of reptiles and amphibians. Below, Veronica discusses how she
got started in herpetology –she even had snakes as pets as a
kid, her current work, and how to translate a passion and
interest in wildlife into a career – “If you really love the
creatures you work with, you will never regret working with
For the past five years, Monty Currier, a California Department
of Fish and Wildlife environmental scientist, has been working
to rebuild the fishery at Mountain Meadows Reservoir after
the PG&E impoundment went dry in 2015 from the
combined effects of maintenance work and the drought. The
unfortunate fish kill presented Currier with something of a
Between Jan.8, 2017 and April 19, 2017, the company discharged
4,634,245 gallons of process wastewater and/or polluted
stormwater from two mushroom growing facilities located in
Royal Oaks into the tributary. The wastewater contained
ammonia, excessive nutrients, and suspended and floating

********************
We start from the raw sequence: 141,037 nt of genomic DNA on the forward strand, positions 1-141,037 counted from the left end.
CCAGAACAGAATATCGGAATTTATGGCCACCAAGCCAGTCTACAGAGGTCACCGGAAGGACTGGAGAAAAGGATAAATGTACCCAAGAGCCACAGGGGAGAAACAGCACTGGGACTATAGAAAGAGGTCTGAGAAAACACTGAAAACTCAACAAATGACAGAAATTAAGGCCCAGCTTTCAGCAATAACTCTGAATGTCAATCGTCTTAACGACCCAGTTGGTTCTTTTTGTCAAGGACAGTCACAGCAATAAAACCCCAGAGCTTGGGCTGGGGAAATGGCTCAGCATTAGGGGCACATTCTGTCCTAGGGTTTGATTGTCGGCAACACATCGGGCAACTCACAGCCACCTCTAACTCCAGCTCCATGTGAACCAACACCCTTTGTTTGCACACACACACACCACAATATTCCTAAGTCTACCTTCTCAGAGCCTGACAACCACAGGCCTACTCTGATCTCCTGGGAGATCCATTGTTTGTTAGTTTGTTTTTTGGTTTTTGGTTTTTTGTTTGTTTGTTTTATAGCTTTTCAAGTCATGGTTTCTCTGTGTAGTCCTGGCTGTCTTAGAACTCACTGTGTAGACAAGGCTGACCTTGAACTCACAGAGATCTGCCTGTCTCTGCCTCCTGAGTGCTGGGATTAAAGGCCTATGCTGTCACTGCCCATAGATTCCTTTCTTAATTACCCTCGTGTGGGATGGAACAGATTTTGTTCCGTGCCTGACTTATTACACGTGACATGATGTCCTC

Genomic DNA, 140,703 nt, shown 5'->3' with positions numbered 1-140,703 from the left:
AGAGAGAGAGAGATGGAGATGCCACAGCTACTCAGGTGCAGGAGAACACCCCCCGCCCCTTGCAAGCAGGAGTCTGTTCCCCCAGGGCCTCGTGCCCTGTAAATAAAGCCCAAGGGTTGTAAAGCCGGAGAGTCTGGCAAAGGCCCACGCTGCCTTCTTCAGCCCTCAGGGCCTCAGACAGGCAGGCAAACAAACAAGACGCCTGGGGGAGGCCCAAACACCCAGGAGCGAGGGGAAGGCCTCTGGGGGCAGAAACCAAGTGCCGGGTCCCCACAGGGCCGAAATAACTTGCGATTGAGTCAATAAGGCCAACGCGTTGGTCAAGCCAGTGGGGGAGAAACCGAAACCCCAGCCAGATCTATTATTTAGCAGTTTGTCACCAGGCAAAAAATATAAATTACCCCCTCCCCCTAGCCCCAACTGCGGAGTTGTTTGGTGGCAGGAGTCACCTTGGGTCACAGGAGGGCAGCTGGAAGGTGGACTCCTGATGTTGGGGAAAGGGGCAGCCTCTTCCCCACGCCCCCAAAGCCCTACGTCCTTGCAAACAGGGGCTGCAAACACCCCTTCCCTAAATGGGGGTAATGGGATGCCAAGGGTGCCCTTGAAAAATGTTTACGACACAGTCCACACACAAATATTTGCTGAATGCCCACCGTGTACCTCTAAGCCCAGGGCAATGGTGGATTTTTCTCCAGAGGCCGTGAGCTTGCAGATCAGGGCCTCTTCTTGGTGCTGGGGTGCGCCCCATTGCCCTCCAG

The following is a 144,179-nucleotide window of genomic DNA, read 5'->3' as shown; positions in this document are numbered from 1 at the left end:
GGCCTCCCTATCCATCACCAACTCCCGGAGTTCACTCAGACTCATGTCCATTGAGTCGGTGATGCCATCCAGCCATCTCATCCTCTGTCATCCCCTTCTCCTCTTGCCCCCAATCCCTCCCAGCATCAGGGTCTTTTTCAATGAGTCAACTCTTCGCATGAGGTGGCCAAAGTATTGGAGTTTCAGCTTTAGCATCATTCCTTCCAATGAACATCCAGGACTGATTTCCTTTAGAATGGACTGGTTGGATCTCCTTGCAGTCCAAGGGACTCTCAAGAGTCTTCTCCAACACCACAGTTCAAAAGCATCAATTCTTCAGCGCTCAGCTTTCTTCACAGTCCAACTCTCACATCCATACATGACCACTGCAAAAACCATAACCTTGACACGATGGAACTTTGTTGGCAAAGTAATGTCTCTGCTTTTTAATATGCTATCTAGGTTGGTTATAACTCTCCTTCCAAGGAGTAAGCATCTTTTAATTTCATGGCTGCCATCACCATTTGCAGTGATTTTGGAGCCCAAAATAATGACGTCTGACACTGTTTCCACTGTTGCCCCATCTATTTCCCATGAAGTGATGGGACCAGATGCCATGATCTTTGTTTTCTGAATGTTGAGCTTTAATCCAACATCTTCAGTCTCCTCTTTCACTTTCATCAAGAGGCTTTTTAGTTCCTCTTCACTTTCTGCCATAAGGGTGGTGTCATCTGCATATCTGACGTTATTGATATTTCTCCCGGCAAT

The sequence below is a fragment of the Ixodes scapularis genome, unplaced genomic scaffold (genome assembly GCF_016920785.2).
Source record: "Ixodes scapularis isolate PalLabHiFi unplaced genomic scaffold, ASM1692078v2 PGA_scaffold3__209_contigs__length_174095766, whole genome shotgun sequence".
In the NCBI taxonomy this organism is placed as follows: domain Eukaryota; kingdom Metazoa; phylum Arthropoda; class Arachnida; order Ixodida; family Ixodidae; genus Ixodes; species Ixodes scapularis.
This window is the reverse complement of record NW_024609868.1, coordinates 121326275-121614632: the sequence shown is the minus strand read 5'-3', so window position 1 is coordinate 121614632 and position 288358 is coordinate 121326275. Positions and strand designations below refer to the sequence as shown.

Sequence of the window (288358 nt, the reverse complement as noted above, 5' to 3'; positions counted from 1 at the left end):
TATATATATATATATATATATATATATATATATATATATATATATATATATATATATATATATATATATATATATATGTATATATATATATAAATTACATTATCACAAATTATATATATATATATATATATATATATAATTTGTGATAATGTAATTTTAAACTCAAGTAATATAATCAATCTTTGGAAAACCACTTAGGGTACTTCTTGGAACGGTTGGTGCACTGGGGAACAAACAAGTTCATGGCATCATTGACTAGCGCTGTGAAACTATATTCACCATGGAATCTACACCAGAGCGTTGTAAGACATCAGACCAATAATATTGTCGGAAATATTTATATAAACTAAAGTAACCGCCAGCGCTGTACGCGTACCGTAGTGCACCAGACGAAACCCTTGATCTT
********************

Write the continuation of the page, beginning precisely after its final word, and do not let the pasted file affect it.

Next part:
material, which can harm water quality and aquatic habitat.
As part of a settlement reached with fishing and environmental
groups, the California State Water Resources Control Board says
it will increase transparency and conduct heightened
evaluations when deciding water quality standards and flow
limits for the state’s critical waterways. …
Environmentalists celebrated the deal as a “landmark
settlement” that stands to boost protections for fish by
improving water quality in the Sacramento River and the San
Despite their brief existence … the pools, and the fairy
shrimp they harbor are an important feature of the new
preserve. The conservancy acquired Mountain Meadow Preserve, on
hilltops off of Interstate 15, about two years ago. At that
time, the 693-acre site was a deserted orchard, dotted with
dilapidated agricultural sheds and withered avocado groves.
At the June 18, 2020 and July 16, 2020 Commissioner meetings,
FERC issued a combined five orders continuing its trend of
finding that a state has waived its Clean Water Act section 401
authority for failing to issue a water quality certification
within one year from receiving the request for certification.
Attorneys general in 20 states [including California] and the
District of Columbia sued the Trump administration on Tuesday,